Friday, October 01, 2010

Physics Nobel Prize Poll

LED lasers, quantum weirdness, graphene, and carbon nanotubes top poll of physicists.




The announcement of the winners of the next Nobel Prize in Physics on Tuesday morning will bring to an end the very private deliberations within the Swedish Academy, which selects the winner. It will also end the rampant public speculation about who will win the prize -- at least until next year.

In anticipation of that announcement, generally recognized as the highest achievement in the field of physics, the American Institute of Physics conducted a poll last week to tap into some of the speculation about who ought to win. (AIP is the nonprofit organization that publishes Inside Science News Service).

Click Here To View Poll Results

Posted to several websites frequented by physicists, the anonymous poll asked respondents to choose which noteworthy discovery in physics was likely to win the next prize. The list included 15 Nobel-worthy topics, along with the names of scientists associated with those topics. Respondents were also able to write in a discovery that was not on the list.

While the results are not scientific, they are revealing. Of the 320 people casting votes, most voted for experimental rather than for theoretical work.

The top discoveries were as follows:

1. For the development of the LED laser, Nick Holonyak; Shuji Nakamura, blue laser; Robert Hall, first semiconductor laser. These technical developments all have had enormous practical value. LED lasers, for instance, are mounted in most grocery scanners and CD players. (15.9% of the vote).

2. For studies of weird quantum properties, such as nonlocality, entanglement, decoherence, and atom optics (Alan Aspect, Serge Harouche, Anton Zeilinger, Charles Bennett, Anton Zurek, David Pritchard, Joerg Schmiedmayer, David Wineland, Peter Zoller). Experiments by these scientists tend to uphold all the counter-intuitive predictions of quantum mechanics, such as the idea that an atom can be in two places at the same time. (11.6% of the vote).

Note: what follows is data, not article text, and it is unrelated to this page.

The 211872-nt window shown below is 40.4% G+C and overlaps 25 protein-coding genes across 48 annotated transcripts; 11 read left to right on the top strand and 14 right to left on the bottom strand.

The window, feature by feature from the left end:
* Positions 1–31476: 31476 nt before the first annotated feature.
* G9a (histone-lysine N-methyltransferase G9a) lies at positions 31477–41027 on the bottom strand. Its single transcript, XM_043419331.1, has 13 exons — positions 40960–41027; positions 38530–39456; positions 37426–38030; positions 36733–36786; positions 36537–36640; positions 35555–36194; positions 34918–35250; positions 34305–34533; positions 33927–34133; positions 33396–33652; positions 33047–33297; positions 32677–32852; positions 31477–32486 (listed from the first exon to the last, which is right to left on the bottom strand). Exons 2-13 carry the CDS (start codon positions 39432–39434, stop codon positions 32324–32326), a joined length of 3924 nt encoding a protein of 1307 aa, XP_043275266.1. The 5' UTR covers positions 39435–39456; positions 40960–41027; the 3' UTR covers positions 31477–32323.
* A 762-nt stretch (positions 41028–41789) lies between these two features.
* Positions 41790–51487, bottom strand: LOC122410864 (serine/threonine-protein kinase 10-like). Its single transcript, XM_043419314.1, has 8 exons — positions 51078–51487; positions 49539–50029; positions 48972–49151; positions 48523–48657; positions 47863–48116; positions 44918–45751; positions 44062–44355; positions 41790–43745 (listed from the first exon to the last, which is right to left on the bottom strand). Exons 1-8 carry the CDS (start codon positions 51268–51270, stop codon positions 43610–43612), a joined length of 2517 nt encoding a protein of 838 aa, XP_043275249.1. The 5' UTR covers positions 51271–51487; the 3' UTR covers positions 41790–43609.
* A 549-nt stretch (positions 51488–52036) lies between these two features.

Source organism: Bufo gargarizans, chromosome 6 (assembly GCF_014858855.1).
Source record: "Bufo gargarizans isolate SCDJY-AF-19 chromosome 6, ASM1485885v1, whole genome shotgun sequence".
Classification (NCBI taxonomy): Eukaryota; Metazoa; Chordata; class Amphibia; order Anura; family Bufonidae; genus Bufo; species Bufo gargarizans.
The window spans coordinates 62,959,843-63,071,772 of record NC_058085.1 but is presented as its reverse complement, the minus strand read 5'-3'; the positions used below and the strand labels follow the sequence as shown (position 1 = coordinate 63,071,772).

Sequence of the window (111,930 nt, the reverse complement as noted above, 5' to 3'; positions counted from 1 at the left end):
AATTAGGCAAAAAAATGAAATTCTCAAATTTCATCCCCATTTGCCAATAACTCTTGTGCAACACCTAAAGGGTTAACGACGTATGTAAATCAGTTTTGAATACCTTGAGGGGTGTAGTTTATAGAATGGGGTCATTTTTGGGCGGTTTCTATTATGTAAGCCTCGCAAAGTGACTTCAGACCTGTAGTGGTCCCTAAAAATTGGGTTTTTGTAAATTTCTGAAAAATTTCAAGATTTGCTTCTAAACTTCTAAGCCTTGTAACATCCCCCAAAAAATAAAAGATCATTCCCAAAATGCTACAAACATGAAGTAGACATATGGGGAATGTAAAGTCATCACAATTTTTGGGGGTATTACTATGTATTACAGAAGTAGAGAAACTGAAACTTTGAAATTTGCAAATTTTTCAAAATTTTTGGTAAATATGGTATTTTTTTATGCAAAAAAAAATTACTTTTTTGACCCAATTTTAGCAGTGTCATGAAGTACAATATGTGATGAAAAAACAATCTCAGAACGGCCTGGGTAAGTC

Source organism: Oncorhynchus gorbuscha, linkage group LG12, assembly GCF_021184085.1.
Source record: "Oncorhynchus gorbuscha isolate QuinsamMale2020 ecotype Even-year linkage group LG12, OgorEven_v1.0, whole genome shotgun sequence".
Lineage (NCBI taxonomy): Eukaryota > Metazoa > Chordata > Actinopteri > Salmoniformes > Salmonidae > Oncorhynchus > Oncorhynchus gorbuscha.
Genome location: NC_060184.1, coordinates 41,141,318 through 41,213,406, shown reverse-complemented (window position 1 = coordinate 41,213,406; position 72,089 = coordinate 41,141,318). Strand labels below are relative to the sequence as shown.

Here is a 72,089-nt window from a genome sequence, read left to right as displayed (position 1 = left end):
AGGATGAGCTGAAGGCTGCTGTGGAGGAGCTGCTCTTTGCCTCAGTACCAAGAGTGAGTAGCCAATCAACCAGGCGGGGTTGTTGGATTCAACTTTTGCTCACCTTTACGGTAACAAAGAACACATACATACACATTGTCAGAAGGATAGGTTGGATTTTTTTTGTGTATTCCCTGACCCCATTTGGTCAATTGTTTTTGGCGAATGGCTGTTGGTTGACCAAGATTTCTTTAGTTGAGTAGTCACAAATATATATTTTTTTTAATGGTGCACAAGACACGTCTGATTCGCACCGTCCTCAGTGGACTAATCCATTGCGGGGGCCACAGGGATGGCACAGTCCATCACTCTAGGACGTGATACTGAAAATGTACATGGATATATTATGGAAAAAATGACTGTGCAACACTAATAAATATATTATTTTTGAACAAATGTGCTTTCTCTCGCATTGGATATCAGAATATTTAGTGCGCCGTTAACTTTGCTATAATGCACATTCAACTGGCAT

3. For discovering graphene (Andre Geim and Kostya Novoselov). Discovered only a few years ago, graphene is a form of carbon consisting of one-atom-thick sheets. Already the subject is one of the most active in all of condensed matter physics because of graphene’s properties, such as its high conductivity and its great mechanical strength. Many scientists expect graphene to play a large role in electronics. (11.3% of the vote).

4. For discovering and developing carbon nanotubes (Sumio Iijima, Cees Dekker, Phaeton Avouris, Charles Lieber, Thomas Ebbeson). Still another form of carbon list makes it onto the list. Carbon nanotubes are soda-straw-shaped tubes of carbon, sometimes only a billionth of a meter wide and a few thousandths of a meter in length. Like their flat-sheet cousin graphene, they too have useful properties. Carbon nanotubes can be made to be conducting of electricity or semi-conducting, and are excellent conductors of heat. They too are strong and might one day be used to make components for electrical devices. (10% of the vote).

5. For predicting, discovering, and developing negative-index metamaterials (Victor Veselago, John Pendry, David Smith, Xiang Zhang, Sheldon Schultz, Ulf Leonhardt). Metamaterials are often structured from tiny components, such as tiny rings and rods. They produce novel optical effects. They are expected to find applications as lenses, in microscopy, and even in rendering some objects invisible, a process called “cloaking.” (8.8% of the vote).

6. For developing chaos theory (Mitch Feigenbaum, Edward Ott, James Yorke, Celso Grebogi, Harry Swinney, Benoit Mandelbrot). Chaos is the science that describes how our knowledge of some systems in nature quickly degrades. The weather is a classic example of a chaotic system. Even when we measure atmospheric conditions accuracy in many places, our ability to predict future weather remains poor. (8.4% of the vote).

7. For discovering and developing photonic crystals (Eli Yablonovitch, Shawn Lin, John Joannopoulis). A photonic crystal is to optics what a semiconductor is to electronics. A photonic crystal allows only light of certain energies to propagate. (5.9% of the vote).